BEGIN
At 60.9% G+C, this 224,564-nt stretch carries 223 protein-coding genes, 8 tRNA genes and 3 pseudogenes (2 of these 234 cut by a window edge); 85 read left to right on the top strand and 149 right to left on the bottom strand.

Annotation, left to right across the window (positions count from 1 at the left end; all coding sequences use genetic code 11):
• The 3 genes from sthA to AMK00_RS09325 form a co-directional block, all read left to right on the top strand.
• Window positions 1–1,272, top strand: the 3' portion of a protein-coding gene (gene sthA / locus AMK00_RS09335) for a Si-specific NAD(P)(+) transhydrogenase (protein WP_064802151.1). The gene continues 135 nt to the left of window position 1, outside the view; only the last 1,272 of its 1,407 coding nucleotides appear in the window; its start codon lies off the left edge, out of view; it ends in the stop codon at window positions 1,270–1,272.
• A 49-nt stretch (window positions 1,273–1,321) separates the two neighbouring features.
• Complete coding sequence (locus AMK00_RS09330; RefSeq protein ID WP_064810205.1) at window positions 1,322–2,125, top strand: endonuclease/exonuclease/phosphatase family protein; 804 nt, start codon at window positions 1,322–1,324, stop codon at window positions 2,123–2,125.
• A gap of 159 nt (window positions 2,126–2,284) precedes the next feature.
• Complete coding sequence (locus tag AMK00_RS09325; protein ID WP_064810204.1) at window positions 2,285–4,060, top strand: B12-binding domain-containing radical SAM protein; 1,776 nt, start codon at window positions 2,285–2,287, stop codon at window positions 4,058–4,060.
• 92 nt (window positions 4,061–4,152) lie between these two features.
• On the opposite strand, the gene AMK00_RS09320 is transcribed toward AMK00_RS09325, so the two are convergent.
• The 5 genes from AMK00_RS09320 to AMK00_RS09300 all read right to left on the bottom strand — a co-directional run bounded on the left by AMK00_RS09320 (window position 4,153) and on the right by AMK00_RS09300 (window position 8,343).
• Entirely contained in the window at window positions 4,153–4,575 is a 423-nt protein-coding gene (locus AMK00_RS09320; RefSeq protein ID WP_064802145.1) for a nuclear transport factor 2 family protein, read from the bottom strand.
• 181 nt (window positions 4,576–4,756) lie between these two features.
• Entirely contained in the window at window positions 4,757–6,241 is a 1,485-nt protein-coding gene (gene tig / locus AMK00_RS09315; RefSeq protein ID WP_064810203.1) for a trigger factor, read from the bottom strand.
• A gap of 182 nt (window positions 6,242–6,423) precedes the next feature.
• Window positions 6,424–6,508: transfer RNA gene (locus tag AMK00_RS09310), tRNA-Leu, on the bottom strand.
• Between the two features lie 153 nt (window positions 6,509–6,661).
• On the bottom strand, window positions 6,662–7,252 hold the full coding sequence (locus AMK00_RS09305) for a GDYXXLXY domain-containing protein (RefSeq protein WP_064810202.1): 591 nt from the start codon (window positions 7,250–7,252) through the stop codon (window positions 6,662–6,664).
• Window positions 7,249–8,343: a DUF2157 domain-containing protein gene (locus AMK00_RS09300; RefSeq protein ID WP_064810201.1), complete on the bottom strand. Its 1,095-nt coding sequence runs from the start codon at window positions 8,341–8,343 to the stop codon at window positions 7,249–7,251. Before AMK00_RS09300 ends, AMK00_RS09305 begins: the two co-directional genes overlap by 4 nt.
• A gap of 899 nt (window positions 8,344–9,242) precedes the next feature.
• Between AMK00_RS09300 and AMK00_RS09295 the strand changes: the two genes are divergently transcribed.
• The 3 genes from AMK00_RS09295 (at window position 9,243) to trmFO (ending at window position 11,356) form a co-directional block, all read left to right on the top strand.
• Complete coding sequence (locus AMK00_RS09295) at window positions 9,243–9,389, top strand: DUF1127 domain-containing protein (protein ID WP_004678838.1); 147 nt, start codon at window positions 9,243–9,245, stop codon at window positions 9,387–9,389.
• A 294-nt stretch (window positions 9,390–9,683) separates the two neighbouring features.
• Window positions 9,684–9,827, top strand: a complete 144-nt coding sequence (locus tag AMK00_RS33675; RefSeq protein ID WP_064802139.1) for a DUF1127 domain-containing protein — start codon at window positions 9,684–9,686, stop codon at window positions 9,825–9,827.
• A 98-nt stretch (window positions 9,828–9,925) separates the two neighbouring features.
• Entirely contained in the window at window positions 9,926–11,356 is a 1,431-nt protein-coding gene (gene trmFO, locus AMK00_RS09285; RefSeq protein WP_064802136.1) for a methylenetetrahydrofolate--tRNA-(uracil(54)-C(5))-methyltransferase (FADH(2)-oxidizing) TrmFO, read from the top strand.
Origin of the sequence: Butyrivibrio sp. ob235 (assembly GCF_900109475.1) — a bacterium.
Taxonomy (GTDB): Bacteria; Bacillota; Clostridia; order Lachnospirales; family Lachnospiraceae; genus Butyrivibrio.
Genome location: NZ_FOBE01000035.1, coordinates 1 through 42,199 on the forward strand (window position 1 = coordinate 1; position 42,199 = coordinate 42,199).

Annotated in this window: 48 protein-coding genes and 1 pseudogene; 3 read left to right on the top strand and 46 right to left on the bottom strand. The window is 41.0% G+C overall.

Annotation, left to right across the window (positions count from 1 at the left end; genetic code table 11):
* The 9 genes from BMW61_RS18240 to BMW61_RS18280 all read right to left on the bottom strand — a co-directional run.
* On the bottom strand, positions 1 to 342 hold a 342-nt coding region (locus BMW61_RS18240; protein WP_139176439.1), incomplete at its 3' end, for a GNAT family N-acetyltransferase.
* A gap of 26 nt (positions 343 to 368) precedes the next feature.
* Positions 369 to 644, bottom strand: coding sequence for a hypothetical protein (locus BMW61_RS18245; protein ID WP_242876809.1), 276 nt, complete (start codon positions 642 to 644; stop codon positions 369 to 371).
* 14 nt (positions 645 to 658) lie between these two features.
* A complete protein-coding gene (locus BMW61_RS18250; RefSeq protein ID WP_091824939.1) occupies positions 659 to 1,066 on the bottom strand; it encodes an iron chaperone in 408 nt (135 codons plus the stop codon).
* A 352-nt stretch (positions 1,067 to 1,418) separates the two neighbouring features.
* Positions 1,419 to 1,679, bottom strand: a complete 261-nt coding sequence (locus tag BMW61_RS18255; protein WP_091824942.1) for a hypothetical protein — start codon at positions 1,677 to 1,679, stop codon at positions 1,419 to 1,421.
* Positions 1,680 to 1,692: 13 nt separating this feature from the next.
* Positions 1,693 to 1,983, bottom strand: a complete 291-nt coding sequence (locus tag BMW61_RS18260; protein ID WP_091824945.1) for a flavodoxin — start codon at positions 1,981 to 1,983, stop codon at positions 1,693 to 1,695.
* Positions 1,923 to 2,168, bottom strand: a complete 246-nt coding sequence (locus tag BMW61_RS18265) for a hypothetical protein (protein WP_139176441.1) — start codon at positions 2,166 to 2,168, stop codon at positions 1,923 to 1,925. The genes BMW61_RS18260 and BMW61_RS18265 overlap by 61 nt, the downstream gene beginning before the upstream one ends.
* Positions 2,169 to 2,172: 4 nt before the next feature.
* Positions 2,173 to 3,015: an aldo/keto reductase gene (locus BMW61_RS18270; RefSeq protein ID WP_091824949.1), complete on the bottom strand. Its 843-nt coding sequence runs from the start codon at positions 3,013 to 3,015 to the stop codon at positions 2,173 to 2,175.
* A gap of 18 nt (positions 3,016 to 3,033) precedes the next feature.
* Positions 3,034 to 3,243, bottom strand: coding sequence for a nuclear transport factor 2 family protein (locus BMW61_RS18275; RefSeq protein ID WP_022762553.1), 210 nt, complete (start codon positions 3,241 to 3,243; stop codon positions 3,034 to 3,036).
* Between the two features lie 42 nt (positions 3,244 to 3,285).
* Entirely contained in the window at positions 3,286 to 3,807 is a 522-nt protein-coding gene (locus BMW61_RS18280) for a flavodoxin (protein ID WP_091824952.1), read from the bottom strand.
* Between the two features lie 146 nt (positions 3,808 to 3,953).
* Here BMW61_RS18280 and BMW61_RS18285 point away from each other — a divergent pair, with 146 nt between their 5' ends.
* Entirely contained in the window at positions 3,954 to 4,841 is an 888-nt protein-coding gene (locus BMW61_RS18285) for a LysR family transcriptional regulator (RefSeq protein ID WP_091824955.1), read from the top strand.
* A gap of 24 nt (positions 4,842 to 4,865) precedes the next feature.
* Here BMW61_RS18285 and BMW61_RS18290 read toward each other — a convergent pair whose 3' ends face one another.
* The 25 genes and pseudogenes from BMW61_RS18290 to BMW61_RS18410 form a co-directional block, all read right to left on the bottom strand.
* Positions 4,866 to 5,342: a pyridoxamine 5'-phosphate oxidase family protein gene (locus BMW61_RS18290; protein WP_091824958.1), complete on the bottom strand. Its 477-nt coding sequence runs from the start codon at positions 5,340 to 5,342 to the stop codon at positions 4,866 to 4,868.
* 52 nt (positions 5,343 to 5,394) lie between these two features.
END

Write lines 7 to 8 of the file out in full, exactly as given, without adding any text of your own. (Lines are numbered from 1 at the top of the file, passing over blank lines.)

• A gap of 159 nt (window positions 2,126–2,284) precedes the next feature.
• Complete coding sequence (locus tag AMK00_RS09325; protein ID WP_064810204.1) at window positions 2,285–4,060, top strand: B12-binding domain-containing radical SAM protein; 1,776 nt, start codon at window positions 2,285–2,287, stop codon at window positions 4,058–4,060.